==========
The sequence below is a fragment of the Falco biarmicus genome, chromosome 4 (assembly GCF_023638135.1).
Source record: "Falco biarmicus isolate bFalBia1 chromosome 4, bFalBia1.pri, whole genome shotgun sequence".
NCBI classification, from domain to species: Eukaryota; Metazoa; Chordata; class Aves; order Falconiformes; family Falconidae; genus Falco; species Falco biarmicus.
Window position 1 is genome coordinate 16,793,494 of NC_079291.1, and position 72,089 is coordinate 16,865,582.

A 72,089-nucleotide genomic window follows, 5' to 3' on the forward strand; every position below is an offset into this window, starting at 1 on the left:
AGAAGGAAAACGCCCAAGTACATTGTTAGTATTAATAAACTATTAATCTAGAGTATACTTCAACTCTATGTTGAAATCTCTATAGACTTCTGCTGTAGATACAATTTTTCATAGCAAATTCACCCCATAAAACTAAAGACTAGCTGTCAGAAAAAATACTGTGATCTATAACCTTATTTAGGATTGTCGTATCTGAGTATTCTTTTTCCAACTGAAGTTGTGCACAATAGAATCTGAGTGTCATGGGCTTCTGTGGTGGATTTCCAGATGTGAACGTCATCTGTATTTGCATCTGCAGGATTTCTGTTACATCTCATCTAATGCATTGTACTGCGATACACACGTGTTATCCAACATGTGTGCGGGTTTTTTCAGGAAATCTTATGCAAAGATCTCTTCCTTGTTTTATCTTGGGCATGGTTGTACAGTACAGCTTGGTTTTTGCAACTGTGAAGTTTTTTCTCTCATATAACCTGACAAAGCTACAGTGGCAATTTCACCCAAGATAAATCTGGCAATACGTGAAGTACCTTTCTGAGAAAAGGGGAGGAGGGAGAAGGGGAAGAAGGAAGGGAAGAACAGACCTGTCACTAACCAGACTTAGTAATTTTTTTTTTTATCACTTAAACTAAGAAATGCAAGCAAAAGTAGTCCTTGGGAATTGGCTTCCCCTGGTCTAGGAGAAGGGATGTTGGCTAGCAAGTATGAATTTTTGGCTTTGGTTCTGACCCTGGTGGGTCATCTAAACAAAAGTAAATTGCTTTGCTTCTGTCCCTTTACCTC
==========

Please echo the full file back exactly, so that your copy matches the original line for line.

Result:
The sequence below is a fragment of the Falco biarmicus genome, chromosome 4 (assembly GCF_023638135.1).
Source record: "Falco biarmicus isolate bFalBia1 chromosome 4, bFalBia1.pri, whole genome shotgun sequence".
NCBI classification, from domain to species: Eukaryota; Metazoa; Chordata; class Aves; order Falconiformes; family Falconidae; genus Falco; species Falco biarmicus.
Window position 1 is genome coordinate 16,793,494 of NC_079291.1, and position 72,089 is coordinate 16,865,582.

A 72,089-nucleotide genomic window follows, 5' to 3' on the forward strand; every position below is an offset into this window, starting at 1 on the left:
AGAAGGAAAACGCCCAAGTACATTGTTAGTATTAATAAACTATTAATCTAGAGTATACTTCAACTCTATGTTGAAATCTCTATAGACTTCTGCTGTAGATACAATTTTTCATAGCAAATTCACCCCATAAAACTAAAGACTAGCTGTCAGAAAAAATACTGTGATCTATAACCTTATTTAGGATTGTCGTATCTGAGTATTCTTTTTCCAACTGAAGTTGTGCACAATAGAATCTGAGTGTCATGGGCTTCTGTGGTGGATTTCCAGATGTGAACGTCATCTGTATTTGCATCTGCAGGATTTCTGTTACATCTCATCTAATGCATTGTACTGCGATACACACGTGTTATCCAACATGTGTGCGGGTTTTTTCAGGAAATCTTATGCAAAGATCTCTTCCTTGTTTTATCTTGGGCATGGTTGTACAGTACAGCTTGGTTTTTGCAACTGTGAAGTTTTTTCTCTCATATAACCTGACAAAGCTACAGTGGCAATTTCACCCAAGATAAATCTGGCAATACGTGAAGTACCTTTCTGAGAAAAGGGGAGGAGGGAGAAGGGGAAGAAGGAAGGGAAGAACAGACCTGTCACTAACCAGACTTAGTAATTTTTTTTTTTATCACTTAAACTAAGAAATGCAAGCAAAAGTAGTCCTTGGGAATTGGCTTCCCCTGGTCTAGGAGAAGGGATGTTGGCTAGCAAGTATGAATTTTTGGCTTTGGTTCTGACCCTGGTGGGTCATCTAAACAAAAGTAAATTGCTTTGCTTCTGTCCCTTTACCTC